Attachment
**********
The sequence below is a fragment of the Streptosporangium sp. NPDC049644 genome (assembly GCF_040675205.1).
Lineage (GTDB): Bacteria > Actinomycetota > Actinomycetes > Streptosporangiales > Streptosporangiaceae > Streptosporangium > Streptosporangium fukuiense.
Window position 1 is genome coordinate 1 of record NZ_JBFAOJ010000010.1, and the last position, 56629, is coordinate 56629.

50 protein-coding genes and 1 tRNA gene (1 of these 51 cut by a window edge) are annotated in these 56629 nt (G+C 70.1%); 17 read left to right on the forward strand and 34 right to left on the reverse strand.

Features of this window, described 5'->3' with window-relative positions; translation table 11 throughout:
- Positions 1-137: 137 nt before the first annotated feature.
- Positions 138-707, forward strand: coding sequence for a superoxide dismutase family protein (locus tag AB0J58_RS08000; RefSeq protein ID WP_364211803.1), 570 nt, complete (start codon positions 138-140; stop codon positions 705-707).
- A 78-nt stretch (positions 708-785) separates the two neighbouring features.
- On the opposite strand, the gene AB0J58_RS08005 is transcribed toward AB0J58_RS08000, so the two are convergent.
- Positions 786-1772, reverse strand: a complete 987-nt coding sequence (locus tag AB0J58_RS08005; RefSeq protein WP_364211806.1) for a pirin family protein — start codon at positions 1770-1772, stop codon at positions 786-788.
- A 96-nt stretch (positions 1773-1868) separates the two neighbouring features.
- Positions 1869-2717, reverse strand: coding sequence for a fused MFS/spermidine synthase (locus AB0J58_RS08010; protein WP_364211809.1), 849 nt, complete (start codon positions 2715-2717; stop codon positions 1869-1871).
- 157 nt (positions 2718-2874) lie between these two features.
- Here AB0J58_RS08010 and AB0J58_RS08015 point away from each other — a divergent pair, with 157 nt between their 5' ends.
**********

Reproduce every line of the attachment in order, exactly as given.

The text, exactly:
The sequence below is a fragment of the Streptosporangium sp. NPDC049644 genome (assembly GCF_040675205.1).
Lineage (GTDB): Bacteria > Actinomycetota > Actinomycetes > Streptosporangiales > Streptosporangiaceae > Streptosporangium > Streptosporangium fukuiense.
Window position 1 is genome coordinate 1 of record NZ_JBFAOJ010000010.1, and the last position, 56629, is coordinate 56629.

50 protein-coding genes and 1 tRNA gene (1 of these 51 cut by a window edge) are annotated in these 56629 nt (G+C 70.1%); 17 read left to right on the forward strand and 34 right to left on the reverse strand.

Features of this window, described 5'->3' with window-relative positions; translation table 11 throughout:
- Positions 1-137: 137 nt before the first annotated feature.
- Positions 138-707, forward strand: coding sequence for a superoxide dismutase family protein (locus tag AB0J58_RS08000; RefSeq protein ID WP_364211803.1), 570 nt, complete (start codon positions 138-140; stop codon positions 705-707).
- A 78-nt stretch (positions 708-785) separates the two neighbouring features.
- On the opposite strand, the gene AB0J58_RS08005 is transcribed toward AB0J58_RS08000, so the two are convergent.
- Positions 786-1772, reverse strand: a complete 987-nt coding sequence (locus tag AB0J58_RS08005; RefSeq protein WP_364211806.1) for a pirin family protein — start codon at positions 1770-1772, stop codon at positions 786-788.
- A 96-nt stretch (positions 1773-1868) separates the two neighbouring features.
- Positions 1869-2717, reverse strand: coding sequence for a fused MFS/spermidine synthase (locus AB0J58_RS08010; protein WP_364211809.1), 849 nt, complete (start codon positions 2715-2717; stop codon positions 1869-1871).
- 157 nt (positions 2718-2874) lie between these two features.
- Here AB0J58_RS08010 and AB0J58_RS08015 point away from each other — a divergent pair, with 157 nt between their 5' ends.